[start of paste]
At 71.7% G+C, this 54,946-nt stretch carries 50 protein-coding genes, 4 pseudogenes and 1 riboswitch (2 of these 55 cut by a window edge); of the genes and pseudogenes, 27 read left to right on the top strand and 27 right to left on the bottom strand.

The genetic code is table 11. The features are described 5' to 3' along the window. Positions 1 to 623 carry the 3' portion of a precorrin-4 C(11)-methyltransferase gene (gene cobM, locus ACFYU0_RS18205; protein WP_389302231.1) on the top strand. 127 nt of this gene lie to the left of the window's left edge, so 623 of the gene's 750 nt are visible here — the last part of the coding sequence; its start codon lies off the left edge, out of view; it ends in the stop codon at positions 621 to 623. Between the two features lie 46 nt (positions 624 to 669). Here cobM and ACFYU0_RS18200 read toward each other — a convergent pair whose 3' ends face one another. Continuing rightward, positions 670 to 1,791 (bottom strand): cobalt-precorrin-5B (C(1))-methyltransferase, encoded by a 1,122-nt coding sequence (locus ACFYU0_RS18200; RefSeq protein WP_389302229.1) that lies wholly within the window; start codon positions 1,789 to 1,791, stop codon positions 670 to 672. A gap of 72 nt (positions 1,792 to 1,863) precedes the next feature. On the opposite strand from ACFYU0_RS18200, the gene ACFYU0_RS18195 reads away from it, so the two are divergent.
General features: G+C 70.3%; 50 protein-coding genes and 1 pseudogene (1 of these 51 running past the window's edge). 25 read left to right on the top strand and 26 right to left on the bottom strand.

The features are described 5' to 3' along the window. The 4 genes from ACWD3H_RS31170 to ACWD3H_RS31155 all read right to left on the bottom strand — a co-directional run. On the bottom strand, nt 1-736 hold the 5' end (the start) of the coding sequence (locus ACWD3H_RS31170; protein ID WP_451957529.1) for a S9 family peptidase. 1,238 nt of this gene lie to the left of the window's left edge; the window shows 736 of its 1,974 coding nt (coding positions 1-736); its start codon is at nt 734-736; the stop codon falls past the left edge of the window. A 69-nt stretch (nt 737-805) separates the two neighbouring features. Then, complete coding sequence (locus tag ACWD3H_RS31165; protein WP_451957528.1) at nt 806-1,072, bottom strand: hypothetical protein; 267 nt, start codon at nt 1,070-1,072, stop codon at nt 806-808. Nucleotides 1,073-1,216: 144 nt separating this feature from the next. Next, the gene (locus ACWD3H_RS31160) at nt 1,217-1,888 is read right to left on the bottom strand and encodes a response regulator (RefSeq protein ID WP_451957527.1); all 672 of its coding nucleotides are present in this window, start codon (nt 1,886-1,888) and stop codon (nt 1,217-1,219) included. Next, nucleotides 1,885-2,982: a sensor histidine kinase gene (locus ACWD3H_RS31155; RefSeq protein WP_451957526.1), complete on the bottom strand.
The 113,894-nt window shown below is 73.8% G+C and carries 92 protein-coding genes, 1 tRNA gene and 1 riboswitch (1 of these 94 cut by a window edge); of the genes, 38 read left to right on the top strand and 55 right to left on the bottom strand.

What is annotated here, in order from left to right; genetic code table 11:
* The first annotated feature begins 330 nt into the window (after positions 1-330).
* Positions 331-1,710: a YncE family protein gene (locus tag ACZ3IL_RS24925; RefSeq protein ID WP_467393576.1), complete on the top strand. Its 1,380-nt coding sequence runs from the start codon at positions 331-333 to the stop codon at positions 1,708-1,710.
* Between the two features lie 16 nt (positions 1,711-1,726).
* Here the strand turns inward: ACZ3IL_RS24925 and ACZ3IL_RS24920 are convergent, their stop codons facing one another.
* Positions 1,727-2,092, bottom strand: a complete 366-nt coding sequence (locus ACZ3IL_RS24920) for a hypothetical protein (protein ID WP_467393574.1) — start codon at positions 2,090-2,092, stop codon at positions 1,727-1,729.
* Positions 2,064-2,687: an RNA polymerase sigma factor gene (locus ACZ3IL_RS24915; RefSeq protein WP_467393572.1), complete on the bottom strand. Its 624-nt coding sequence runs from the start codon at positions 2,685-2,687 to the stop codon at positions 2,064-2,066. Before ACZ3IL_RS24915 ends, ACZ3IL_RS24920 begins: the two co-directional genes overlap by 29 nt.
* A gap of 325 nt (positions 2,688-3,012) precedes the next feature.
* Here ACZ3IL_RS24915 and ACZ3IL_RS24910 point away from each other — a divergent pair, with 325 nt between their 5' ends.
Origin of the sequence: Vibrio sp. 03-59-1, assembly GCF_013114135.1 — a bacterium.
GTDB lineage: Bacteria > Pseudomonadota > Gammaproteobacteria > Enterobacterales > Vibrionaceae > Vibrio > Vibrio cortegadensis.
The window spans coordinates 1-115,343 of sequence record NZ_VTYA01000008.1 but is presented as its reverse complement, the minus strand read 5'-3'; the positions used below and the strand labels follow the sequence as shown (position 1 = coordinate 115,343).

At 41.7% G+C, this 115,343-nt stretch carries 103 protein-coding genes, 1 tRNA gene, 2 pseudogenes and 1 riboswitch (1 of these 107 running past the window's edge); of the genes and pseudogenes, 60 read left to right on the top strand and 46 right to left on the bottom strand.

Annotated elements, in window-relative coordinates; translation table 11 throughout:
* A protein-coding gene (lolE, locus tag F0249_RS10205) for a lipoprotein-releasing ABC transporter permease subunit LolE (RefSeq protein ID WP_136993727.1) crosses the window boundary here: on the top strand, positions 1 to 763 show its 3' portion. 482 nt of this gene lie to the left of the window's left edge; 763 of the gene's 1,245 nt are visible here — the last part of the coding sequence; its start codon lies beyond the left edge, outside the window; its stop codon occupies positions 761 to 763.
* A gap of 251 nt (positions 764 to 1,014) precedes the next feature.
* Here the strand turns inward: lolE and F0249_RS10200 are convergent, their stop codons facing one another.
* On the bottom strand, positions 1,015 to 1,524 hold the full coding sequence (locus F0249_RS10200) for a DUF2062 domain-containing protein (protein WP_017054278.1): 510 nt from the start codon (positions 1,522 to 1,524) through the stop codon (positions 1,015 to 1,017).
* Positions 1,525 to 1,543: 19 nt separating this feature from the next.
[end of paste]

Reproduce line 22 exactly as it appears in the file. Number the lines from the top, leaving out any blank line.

* Here the strand turns inward: lolE and F0249_RS10200 are convergent, their stop codons facing one another.